16 January 2012


With winter finally in full swing here in Portland (it's been snowing for the better part of two days), I am prone to reflect on past winters and how I never thought I would say "I miss Midwest winters".

Growing up in Fort Wayne, winters were always something to look forward to because there was always the chance of a snow delay or cancellation. A delay meant staying home for a couple hours longer and playing video games. A cancellation meant playing video games all day. Having spent most of my life there, brutal winters were just something I came to expect. Truth be told, they had lost their appeal years ago when I either had to walk a half-hour to work in knee-high snow or drive in the shit.

I've had a love-hate relationship with winter over the last few years especially. What had actually begin to change my mentality about the harshness of winter was a combination of John Fante's "Wait Until Spring, Bandini" and Henry Rollins' "Get In The Van". Fante's book romanticized winter as a time of proving yourself all the while falling victim to your own shortcomings. I applied the hard touring of Black Flag in Rollins' book to the life I had began leading (working hard, sometimes sixteen hours at a time, and hardly sleeping). Both books sort of centralized in my mind what I had always felt throughout the rest of the year. The vastness and dreariness of winter complimented my mental and physical weariness and, ironically enough, balanced me out.

The first snowfall of Winter also reminds me of when Robin and I first fell in love. We warmed ourselves to the bone with the thoughts of each other. Nothing, not even ice-storms or blizzards, would keep me from seeing her. I ran my body and car through the gauntlet when we first got together and the crunching of snow and ice beneath my feet became the soundtrack to nights spent wrapped up in each other, red noses dripping snot with smiling, rosy cheeks.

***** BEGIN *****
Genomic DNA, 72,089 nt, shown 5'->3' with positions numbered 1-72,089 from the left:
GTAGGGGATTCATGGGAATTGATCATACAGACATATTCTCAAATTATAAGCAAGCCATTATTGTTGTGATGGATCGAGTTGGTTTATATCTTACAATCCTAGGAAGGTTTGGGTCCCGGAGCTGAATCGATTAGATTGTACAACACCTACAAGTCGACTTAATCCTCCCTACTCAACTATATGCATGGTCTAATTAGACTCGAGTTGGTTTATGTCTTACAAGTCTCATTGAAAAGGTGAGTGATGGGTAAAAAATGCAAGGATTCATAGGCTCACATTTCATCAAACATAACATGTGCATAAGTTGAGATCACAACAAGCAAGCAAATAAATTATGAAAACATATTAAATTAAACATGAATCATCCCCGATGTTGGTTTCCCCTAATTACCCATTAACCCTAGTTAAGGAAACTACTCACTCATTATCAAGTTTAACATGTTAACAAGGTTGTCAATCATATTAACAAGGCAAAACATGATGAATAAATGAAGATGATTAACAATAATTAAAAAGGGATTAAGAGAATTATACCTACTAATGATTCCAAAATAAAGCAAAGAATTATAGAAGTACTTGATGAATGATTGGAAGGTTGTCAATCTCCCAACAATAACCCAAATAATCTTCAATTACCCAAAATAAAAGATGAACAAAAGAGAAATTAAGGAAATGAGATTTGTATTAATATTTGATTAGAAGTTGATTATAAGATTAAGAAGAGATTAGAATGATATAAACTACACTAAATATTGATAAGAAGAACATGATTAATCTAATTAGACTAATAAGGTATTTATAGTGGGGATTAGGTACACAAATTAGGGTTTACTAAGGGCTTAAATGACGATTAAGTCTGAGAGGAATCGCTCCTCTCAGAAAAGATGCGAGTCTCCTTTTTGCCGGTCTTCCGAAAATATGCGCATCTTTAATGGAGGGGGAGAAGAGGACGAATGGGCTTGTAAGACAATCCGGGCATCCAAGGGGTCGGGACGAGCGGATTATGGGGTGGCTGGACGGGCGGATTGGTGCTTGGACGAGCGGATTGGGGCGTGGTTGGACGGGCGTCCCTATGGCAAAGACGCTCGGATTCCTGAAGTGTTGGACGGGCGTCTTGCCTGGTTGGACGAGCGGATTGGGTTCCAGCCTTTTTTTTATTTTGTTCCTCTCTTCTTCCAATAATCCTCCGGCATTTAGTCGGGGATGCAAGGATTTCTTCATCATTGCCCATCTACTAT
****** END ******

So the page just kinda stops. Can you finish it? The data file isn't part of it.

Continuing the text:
As much as I may romanticize our Winter from back then, we were glad when it was over. Part of the appeal of moving to Portland was the fact that the Winters here don't get very rough. After twenty-plus years of it, we both needed a break.

And then a funny thing happened. A year and a half had passed since being in the Midwest during Winter and, while discussing past Winters with people here in Portland, I came to realize that most of them didn't believe my Midwest Winter horror stories. Like the time an ice-storm knocked out power over a third of the city for weeks. Or any number of times when the temperature (not the windchill) didn't even get into double digits. They all seemed to have found it hard to believe. Most of them have never experienced a blizzard. Hell, a kid I work with the other day asked me what a snow drift was. I thought he was fucking with me. Turns out, he wasn't.

I have never been one to embellish stories when it comes to past Winters. I lived through them and the fact of them is better than any fiction I could dream up. Coupling this realization with the release of "Heart Beats Pacific" by Banner Pilot, I began wearing these stories like battle scars. I became proud of the Midwest, missing it like an old friend. My future was founded amidst snow drifts while planning an escape, and my heart still beats Midwestern blood. These are things that can never be changed, and I find that quite comforting.

So, readers, I will leave you with Banner Pilot's brilliant song "Alchemy" as a reference point. I hope this makes you appreciate the Midwest as much as it does Robin and me.

been living under frozen sky,
but we've all got ways that we get by.
you changed your name,
the one you had it didn't fit right.
and i know you'd dream of something else
if you could sleep nights.

i know, so tonight i'll stay here with you.
there's nothing else i'd rather do.
we'll look for reasons for why we're here,
we'll blame the season for this fear.

i'll say everything'll work out
like I know what i'm talking about.
but all this snow keeps piling up,
we dig it's never deep enough.

just need a change in atmosphere.
it's like winter's earlier each year.
sidewalks across this town
are icing up, we're sliding down.
look for a place to drown, find a bar a block away.

you're just a kid bruising up.
if I could tell you
how many times you gotta fall
before you break through i would.

cold drinks and snow falls, i'll pick up your phone calls.
i get too wrapped up in my own shit.
we order one more round and sit.

and i know when you're living under sheets of snow
it can look like the worlds gone black
but remember that the sun comes back.
at least they say it does.

1 comment:

  1. I love this post so much, but my favorite part has to be the label about googling "its/it's".


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